Sri Lankan government has resurrected plans for a sovereign rating, to capitalise on the goodwill of foreign aid and investments that’s flowing through, in the post-tsunami era. Sri Lankan government has resurrected plans for a sovereign rating, to capitalise on the goodwill of foreign aid and investments that’s flowing through, in the post-tsunami era. A sovereign rating serves as an indication of a country’s ability to repay its debt and is a key requirement to raise money from the international capital markets.
Successive governments have toyed with the idea of a rating, but two decades of ethnic war and subsequent politicking put the issue on ice.
The previous UNF government went to the extent of announcing that they would go for three ratings from international agencies – Fitch Ratings International, Moody’s Investment Services and Standard’s & Poor.
The island’s Central Bank, which acts as the government’s agent, also went ahead with plans to secure the services of a ‘rating advisory’, usually an investment bank, to help interact with the rating agency.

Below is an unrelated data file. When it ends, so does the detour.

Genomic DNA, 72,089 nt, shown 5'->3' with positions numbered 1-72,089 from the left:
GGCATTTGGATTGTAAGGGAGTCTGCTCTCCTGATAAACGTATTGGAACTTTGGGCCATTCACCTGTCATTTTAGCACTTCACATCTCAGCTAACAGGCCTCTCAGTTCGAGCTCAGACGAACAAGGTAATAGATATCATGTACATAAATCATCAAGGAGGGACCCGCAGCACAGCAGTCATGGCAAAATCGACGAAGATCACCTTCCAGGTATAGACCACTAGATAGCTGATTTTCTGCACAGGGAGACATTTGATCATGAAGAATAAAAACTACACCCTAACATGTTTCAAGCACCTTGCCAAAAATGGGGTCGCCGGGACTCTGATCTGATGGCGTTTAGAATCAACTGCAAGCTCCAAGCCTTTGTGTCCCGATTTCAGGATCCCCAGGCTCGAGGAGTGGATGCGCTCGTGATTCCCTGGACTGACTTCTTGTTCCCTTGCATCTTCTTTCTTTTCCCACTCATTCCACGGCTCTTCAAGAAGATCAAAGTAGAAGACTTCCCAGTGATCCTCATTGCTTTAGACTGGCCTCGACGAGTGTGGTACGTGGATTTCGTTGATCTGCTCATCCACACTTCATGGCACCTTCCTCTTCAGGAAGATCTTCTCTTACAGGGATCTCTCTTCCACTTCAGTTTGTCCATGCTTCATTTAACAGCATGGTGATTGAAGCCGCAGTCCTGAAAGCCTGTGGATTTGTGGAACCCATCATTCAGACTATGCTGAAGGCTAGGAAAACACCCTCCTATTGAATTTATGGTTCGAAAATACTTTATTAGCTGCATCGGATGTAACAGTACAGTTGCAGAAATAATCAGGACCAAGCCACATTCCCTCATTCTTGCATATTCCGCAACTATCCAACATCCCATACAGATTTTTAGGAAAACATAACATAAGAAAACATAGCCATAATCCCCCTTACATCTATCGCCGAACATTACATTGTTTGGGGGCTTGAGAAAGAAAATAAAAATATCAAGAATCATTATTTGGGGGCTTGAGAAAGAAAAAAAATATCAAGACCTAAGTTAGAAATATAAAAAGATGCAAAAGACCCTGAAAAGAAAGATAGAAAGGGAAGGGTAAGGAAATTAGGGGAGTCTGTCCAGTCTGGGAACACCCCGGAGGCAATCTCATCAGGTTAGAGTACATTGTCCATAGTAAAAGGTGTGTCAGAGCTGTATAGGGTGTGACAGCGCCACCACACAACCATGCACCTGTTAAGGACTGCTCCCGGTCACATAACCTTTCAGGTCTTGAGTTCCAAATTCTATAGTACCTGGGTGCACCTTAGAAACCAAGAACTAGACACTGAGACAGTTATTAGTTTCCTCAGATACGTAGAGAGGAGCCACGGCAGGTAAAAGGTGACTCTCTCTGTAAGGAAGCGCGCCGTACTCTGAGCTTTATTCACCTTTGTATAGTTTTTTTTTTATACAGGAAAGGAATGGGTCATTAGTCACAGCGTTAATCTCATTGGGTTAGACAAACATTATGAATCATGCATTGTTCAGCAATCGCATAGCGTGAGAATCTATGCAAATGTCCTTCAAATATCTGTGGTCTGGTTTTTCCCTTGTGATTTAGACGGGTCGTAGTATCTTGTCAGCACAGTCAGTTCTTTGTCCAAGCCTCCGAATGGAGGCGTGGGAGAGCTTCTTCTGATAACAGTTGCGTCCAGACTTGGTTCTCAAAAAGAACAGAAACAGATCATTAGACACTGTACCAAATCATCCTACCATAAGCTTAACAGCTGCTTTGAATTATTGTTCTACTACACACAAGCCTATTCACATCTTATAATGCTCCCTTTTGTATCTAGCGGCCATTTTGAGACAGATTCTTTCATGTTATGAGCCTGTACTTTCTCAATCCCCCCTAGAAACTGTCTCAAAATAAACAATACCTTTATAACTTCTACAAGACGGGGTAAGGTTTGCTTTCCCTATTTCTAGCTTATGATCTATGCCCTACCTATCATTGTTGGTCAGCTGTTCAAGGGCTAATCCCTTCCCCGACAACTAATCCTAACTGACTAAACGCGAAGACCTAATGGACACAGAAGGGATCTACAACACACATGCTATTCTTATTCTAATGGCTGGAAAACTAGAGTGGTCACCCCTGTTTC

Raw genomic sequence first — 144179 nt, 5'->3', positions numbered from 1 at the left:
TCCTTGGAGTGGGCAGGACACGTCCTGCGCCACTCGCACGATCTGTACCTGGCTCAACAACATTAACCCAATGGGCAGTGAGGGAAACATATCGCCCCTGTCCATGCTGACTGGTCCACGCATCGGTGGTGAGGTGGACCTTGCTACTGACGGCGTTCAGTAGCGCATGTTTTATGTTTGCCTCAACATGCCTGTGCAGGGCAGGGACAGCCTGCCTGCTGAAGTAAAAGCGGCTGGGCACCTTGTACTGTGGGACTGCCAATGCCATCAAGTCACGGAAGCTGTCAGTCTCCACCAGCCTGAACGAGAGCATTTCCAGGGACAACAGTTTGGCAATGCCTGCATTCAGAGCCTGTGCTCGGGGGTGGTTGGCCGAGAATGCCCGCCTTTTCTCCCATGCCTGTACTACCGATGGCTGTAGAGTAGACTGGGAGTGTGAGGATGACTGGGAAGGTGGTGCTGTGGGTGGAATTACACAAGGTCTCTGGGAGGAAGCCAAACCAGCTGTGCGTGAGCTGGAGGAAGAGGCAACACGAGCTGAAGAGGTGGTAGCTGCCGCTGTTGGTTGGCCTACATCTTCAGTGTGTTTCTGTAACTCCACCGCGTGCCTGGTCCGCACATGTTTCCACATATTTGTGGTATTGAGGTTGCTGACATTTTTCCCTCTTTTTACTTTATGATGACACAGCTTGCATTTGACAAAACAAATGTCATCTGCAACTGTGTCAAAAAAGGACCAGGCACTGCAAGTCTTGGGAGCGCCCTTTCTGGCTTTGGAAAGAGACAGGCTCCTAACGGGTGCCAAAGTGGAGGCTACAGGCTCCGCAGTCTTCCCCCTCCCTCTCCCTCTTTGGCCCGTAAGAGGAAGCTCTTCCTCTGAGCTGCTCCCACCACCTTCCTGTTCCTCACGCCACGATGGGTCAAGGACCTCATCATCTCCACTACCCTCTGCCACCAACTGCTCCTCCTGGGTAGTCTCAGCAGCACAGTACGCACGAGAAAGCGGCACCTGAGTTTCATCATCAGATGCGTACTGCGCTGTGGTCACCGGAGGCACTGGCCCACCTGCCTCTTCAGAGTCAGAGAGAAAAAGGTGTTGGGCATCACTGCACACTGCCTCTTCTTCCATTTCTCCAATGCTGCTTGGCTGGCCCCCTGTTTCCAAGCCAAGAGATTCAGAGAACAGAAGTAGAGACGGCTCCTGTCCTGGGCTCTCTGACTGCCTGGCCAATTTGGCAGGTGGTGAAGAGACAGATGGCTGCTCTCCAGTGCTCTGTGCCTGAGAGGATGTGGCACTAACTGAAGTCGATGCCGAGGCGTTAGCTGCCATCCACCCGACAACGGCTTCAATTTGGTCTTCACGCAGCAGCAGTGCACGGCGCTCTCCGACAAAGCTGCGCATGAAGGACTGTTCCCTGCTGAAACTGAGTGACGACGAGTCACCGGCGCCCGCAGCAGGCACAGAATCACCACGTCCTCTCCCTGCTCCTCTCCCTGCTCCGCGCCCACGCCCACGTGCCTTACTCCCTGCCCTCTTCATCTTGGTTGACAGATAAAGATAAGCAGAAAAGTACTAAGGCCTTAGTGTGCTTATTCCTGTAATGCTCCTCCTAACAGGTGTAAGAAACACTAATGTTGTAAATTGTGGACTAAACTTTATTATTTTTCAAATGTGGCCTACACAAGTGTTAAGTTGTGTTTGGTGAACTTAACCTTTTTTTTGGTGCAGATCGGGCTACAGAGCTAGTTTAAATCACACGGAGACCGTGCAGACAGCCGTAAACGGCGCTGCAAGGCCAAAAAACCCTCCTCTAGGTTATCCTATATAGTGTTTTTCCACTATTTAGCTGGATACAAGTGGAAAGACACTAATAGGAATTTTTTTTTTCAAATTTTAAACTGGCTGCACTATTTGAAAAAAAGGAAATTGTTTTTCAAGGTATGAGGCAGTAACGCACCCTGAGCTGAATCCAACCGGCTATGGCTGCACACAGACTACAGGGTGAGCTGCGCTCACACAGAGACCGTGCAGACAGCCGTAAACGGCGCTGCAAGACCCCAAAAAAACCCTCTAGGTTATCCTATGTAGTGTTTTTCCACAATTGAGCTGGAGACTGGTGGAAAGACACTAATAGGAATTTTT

But the seams came apart when President Chandrika Kumaratunga pulled the rug out of her then Prime Minister.
“The present government is serious about the issue and has appointed a committee to look into obtaining a sovereign rating,” Deputy Governor, Dr. Ranee Jayamaha told participants during an investor forum organised by HNB Stockbrokers on Friday.
Jayamaha, who also sits on the rating committee, said the first meeting was held last Tuesday.
“With the present situation of a lot of goodwill and support, we should be able to get a good rating,” she said.
Fitch Ratings Lanka said last year that Sri Lanka’s sovereign rating is on par with its neighbour India, because of its record of fiscal discipline and never having defaulted on a payment.
Fitch put Sri Lanka’s rating at between B-plus and BB-plus, in the same range as India, but below investment grade of BBB.
Sri Lanka’s total debt as at end 2004 was Rs. 2.1 trillion or US$ 21.3 bn up from Rs. 1.9 trillion in 2003.
About 40 percent of loans are secured at concessionary rates from foreign donors.
Jayamaha also said the government was pushing ahead with plans to present several financial related laws, including bills for money laundering and amendments to the credit information bureau Act.
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